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Julie’s Asian Supermarket Tour: Part 2

Read the other installments of Julie”s Asian Supermarket Tour

Gulas Jamun (Indian doughnuts). Image from

Earlier this week, I took you on the first leg of my spin around Eurasia Supermarket in Fonthill. My Indian friend, Radha, a food scientist with two kids, is showing me what she puts in her trolley. This week we’re diving into the freezer dept first.  Kerry Katona or that Stacy from X Factor would be devastated at the lack of chips and prawn rings here.

In addition to naans and samosas you can get Parathas, really delicious little flat breads, which are plain or stuffed with potatoes, herbs, spices, paneer, mint, etc.  You just brown them off in a pan and melt a little butter on top.  If you want to try making them from scratch Radha’s recipe is coming up later in the week.

Idlis are healthy, steamed rice cakes which are handy to buy frozen as they take ages to prepare. They’re rice and urad daal (black lentils) soaked, ground into a paste, fermented overnight, poured into moulds, steamed and then eaten with chutneys and pickles for breakfast. Another frozen shortcut is Sambar, a lentil and veg soup from Southern Indian. It has a ridiculous amount of vegetables in it so is especially good for kids.

Eurasia make loads of sweets and desserts on the premises. I try Rasmalai (melt in the mouth paneer cheese with pistachios, almonds, cardamons, lemon and saffron in a sugary, milky sauce).  They’d be just great after a spicy meal. I also had Gulas Jamun (sweet, milky doughnut balls soaked and coated in a brown honey syrup) and Rassogolla (lemony, cardamony paneer balls in sugar syrup). Probably not the best if you’re watching your weight, teeth or diabetes, but just so good.  There are frozen natural desserts too, like Gajar Halwa (carroty), Moong Halwa (yellow lentils) and Coconut Burfee.

Pulses are a huge part of the Indian diet. Toor dal (split pigeon peas) are high in protein and soft, so used in soups and tomato dal. Kidney beans can replace chickpeas (eg: in Chana Masala). Soya beans can be soaked, ground into a paste mixed with spices and made into a flatbread which is deep fried. Crushed Wheat (finer than  cracked or “bulgar” wheat) is very good for weight loss as it’s wheat germ and high in fibre. To cook it simmer twice its volume in water and cook til soft.  Stir in veg, etc. or  throw into baked dishes or bread.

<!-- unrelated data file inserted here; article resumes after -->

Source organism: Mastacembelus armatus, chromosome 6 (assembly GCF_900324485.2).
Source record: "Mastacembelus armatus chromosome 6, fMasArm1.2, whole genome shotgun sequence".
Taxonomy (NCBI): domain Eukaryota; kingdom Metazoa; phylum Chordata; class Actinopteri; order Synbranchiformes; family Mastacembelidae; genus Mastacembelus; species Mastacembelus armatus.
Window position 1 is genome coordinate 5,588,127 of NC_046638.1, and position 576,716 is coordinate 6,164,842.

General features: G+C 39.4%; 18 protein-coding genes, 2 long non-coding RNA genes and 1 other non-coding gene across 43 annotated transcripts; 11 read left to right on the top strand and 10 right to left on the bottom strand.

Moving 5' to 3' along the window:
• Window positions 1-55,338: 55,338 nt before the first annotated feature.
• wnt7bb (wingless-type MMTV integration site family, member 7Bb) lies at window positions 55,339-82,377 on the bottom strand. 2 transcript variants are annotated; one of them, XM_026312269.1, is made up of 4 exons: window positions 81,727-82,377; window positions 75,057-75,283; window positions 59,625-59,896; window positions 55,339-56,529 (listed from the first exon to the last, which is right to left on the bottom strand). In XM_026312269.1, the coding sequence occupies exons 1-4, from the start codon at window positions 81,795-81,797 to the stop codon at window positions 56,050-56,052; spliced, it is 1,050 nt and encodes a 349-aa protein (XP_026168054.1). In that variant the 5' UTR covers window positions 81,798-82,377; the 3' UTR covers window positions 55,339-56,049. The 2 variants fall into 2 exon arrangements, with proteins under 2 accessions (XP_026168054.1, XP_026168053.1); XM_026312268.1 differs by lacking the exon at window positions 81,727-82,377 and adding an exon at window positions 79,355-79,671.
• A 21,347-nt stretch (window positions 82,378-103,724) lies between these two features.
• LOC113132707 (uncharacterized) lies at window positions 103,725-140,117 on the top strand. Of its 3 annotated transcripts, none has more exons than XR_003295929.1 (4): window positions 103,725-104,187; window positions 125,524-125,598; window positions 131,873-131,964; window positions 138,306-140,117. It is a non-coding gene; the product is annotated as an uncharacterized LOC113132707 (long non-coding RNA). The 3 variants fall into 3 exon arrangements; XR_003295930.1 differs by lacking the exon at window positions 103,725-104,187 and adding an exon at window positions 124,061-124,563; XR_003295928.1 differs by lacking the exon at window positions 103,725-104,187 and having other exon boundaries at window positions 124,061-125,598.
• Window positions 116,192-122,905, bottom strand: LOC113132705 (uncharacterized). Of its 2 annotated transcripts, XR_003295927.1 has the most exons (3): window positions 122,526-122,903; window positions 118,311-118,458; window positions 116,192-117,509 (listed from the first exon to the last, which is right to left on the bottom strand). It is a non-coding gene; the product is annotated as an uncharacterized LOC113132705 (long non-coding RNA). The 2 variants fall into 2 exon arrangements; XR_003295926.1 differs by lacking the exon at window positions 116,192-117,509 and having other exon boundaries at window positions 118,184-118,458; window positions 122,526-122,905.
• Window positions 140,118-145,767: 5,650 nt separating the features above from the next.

Mung beans themselves are healthy but the bean sprouts are really high in protein. Radha soaks them for a few hours, drains them and ties them tightly in a muslin cloth in a sealed dark container to sprout over a few days. You can also do this with kidney beans or chickpeas.  Jaggery is a mix of unrefined sugar cane and palm tree sap. It’s used in desserts but can also balance spicy, salty dishes, lentil soups, etc. You can crush it, mix it with ghee and eat on chapati too.

Vegetables are the main source of nutrients in Indian meals. Radha was stocking up on staples such as baby aubergines (delicious when sautéed with onions and spices) and drumsticks, which are very long and dark green. You peel the drumstick, chop into pieces and add to curries and soups.  Cooking bananas, mangos and okras are also thrown into curries. So too are tandooris, tiny courgette-like veg with watery seeds.

Ridged Gourds (like ridged cucumbers) are closer to courgettes. The knobbly looking cucumbers are Bitter Gourds and are excellent for the digestive system. Older people often drink their juice to maintain cholesterol levels.  Menthi leaves, from the fenugreek plan are ideal for kids as they help develop their vision and digestive system.

Eurasia also stocks cooking pots, serving dishes, accessories, clothes…the list goes on. Give it a whirl to reap benefits for your health and purse. You could even get a new hairdo when you’re there.

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